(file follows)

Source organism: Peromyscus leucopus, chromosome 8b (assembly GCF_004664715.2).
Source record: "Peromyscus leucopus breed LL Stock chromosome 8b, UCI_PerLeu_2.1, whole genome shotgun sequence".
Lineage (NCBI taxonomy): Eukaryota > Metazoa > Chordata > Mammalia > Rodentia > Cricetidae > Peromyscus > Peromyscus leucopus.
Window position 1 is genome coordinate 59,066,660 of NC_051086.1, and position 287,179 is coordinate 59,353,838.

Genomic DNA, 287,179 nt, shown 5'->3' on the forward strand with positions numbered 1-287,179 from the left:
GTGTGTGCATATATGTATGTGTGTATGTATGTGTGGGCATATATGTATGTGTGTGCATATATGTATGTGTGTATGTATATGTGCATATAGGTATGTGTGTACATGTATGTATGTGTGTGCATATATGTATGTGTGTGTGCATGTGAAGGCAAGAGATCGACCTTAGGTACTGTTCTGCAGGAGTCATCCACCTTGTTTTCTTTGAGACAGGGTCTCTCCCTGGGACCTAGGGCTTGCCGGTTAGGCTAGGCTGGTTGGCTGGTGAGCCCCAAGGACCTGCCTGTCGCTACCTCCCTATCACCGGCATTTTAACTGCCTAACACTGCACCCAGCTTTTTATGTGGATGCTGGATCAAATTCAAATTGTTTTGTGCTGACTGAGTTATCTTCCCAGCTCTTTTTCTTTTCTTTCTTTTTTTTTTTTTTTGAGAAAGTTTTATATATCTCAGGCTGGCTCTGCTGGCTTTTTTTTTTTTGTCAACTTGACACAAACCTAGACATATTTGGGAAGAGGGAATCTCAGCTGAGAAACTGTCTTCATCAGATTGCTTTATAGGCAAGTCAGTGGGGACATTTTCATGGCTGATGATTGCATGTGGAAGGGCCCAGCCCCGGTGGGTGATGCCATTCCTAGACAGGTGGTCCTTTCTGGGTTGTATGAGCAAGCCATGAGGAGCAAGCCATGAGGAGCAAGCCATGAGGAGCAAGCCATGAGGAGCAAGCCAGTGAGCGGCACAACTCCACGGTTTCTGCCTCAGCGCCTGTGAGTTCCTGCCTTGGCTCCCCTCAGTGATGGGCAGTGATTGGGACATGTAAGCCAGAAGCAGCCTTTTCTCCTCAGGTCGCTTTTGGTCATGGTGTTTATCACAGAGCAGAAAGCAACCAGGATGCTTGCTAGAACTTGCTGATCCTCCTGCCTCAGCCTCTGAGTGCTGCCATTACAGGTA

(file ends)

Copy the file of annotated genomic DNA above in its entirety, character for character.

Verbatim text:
Source organism: Peromyscus leucopus, chromosome 8b (assembly GCF_004664715.2).
Source record: "Peromyscus leucopus breed LL Stock chromosome 8b, UCI_PerLeu_2.1, whole genome shotgun sequence".
Lineage (NCBI taxonomy): Eukaryota > Metazoa > Chordata > Mammalia > Rodentia > Cricetidae > Peromyscus > Peromyscus leucopus.
Window position 1 is genome coordinate 59,066,660 of NC_051086.1, and position 287,179 is coordinate 59,353,838.

Genomic DNA, 287,179 nt, shown 5'->3' on the forward strand with positions numbered 1-287,179 from the left:
GTGTGTGCATATATGTATGTGTGTATGTATGTGTGGGCATATATGTATGTGTGTGCATATATGTATGTGTGTATGTATATGTGCATATAGGTATGTGTGTACATGTATGTATGTGTGTGCATATATGTATGTGTGTGTGCATGTGAAGGCAAGAGATCGACCTTAGGTACTGTTCTGCAGGAGTCATCCACCTTGTTTTCTTTGAGACAGGGTCTCTCCCTGGGACCTAGGGCTTGCCGGTTAGGCTAGGCTGGTTGGCTGGTGAGCCCCAAGGACCTGCCTGTCGCTACCTCCCTATCACCGGCATTTTAACTGCCTAACACTGCACCCAGCTTTTTATGTGGATGCTGGATCAAATTCAAATTGTTTTGTGCTGACTGAGTTATCTTCCCAGCTCTTTTTCTTTTCTTTCTTTTTTTTTTTTTTTGAGAAAGTTTTATATATCTCAGGCTGGCTCTGCTGGCTTTTTTTTTTTTGTCAACTTGACACAAACCTAGACATATTTGGGAAGAGGGAATCTCAGCTGAGAAACTGTCTTCATCAGATTGCTTTATAGGCAAGTCAGTGGGGACATTTTCATGGCTGATGATTGCATGTGGAAGGGCCCAGCCCCGGTGGGTGATGCCATTCCTAGACAGGTGGTCCTTTCTGGGTTGTATGAGCAAGCCATGAGGAGCAAGCCATGAGGAGCAAGCCATGAGGAGCAAGCCATGAGGAGCAAGCCAGTGAGCGGCACAACTCCACGGTTTCTGCCTCAGCGCCTGTGAGTTCCTGCCTTGGCTCCCCTCAGTGATGGGCAGTGATTGGGACATGTAAGCCAGAAGCAGCCTTTTCTCCTCAGGTCGCTTTTGGTCATGGTGTTTATCACAGAGCAGAAAGCAACCAGGATGCTTGCTAGAACTTGCTGATCCTCCTGCCTCAGCCTCTGAGTGCTGCCATTACAGGTA